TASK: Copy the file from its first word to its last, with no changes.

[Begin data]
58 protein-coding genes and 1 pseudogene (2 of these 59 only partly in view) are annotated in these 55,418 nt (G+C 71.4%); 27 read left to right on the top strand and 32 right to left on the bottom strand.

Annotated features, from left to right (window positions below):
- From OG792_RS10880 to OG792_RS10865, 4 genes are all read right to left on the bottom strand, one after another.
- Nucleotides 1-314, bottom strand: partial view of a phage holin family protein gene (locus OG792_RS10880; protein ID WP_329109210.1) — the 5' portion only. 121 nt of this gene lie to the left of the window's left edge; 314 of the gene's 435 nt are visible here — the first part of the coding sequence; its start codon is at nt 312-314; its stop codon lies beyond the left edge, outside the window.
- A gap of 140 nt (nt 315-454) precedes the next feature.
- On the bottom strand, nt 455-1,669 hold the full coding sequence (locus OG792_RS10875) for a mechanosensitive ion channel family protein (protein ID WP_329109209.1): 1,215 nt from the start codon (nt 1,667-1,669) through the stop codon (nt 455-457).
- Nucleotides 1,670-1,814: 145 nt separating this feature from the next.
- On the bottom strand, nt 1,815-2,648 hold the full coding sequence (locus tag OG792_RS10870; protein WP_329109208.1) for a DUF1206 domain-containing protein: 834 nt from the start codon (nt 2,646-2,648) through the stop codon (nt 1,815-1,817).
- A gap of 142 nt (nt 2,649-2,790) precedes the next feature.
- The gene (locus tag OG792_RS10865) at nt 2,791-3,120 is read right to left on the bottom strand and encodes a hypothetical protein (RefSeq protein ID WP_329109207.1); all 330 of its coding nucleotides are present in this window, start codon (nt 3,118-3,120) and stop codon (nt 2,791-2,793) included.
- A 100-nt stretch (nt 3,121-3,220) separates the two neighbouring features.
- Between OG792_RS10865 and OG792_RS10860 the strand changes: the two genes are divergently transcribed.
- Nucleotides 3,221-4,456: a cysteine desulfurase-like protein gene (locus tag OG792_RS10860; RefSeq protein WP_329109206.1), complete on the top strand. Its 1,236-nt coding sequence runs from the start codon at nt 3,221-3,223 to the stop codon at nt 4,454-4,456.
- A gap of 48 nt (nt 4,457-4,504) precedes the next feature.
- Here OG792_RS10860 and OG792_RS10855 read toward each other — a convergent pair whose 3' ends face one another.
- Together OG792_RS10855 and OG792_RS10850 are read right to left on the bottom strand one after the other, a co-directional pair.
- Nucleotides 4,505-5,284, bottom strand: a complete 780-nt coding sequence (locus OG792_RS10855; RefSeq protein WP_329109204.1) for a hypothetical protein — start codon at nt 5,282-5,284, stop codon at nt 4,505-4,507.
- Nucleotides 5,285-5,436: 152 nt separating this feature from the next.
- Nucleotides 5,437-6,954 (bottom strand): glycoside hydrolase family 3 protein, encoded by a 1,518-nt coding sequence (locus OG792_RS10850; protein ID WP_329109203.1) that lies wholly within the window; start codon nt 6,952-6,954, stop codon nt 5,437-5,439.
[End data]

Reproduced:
58 protein-coding genes and 1 pseudogene (2 of these 59 only partly in view) are annotated in these 55,418 nt (G+C 71.4%); 27 read left to right on the top strand and 32 right to left on the bottom strand.

Annotated features, from left to right (window positions below):
- From OG792_RS10880 to OG792_RS10865, 4 genes are all read right to left on the bottom strand, one after another.
- Nucleotides 1-314, bottom strand: partial view of a phage holin family protein gene (locus OG792_RS10880; protein ID WP_329109210.1) — the 5' portion only. 121 nt of this gene lie to the left of the window's left edge; 314 of the gene's 435 nt are visible here — the first part of the coding sequence; its start codon is at nt 312-314; its stop codon lies beyond the left edge, outside the window.
- A gap of 140 nt (nt 315-454) precedes the next feature.
- On the bottom strand, nt 455-1,669 hold the full coding sequence (locus OG792_RS10875) for a mechanosensitive ion channel family protein (protein ID WP_329109209.1): 1,215 nt from the start codon (nt 1,667-1,669) through the stop codon (nt 455-457).
- Nucleotides 1,670-1,814: 145 nt separating this feature from the next.
- On the bottom strand, nt 1,815-2,648 hold the full coding sequence (locus tag OG792_RS10870; protein WP_329109208.1) for a DUF1206 domain-containing protein: 834 nt from the start codon (nt 2,646-2,648) through the stop codon (nt 1,815-1,817).
- A gap of 142 nt (nt 2,649-2,790) precedes the next feature.
- The gene (locus tag OG792_RS10865) at nt 2,791-3,120 is read right to left on the bottom strand and encodes a hypothetical protein (RefSeq protein ID WP_329109207.1); all 330 of its coding nucleotides are present in this window, start codon (nt 3,118-3,120) and stop codon (nt 2,791-2,793) included.
- A 100-nt stretch (nt 3,121-3,220) separates the two neighbouring features.
- Between OG792_RS10865 and OG792_RS10860 the strand changes: the two genes are divergently transcribed.
- Nucleotides 3,221-4,456: a cysteine desulfurase-like protein gene (locus tag OG792_RS10860; RefSeq protein WP_329109206.1), complete on the top strand. Its 1,236-nt coding sequence runs from the start codon at nt 3,221-3,223 to the stop codon at nt 4,454-4,456.
- A gap of 48 nt (nt 4,457-4,504) precedes the next feature.
- Here OG792_RS10860 and OG792_RS10855 read toward each other — a convergent pair whose 3' ends face one another.
- Together OG792_RS10855 and OG792_RS10850 are read right to left on the bottom strand one after the other, a co-directional pair.
- Nucleotides 4,505-5,284, bottom strand: a complete 780-nt coding sequence (locus OG792_RS10855; RefSeq protein WP_329109204.1) for a hypothetical protein — start codon at nt 5,282-5,284, stop codon at nt 4,505-4,507.
- Nucleotides 5,285-5,436: 152 nt separating this feature from the next.
- Nucleotides 5,437-6,954 (bottom strand): glycoside hydrolase family 3 protein, encoded by a 1,518-nt coding sequence (locus OG792_RS10850; protein ID WP_329109203.1) that lies wholly within the window; start codon nt 6,952-6,954, stop codon nt 5,437-5,439.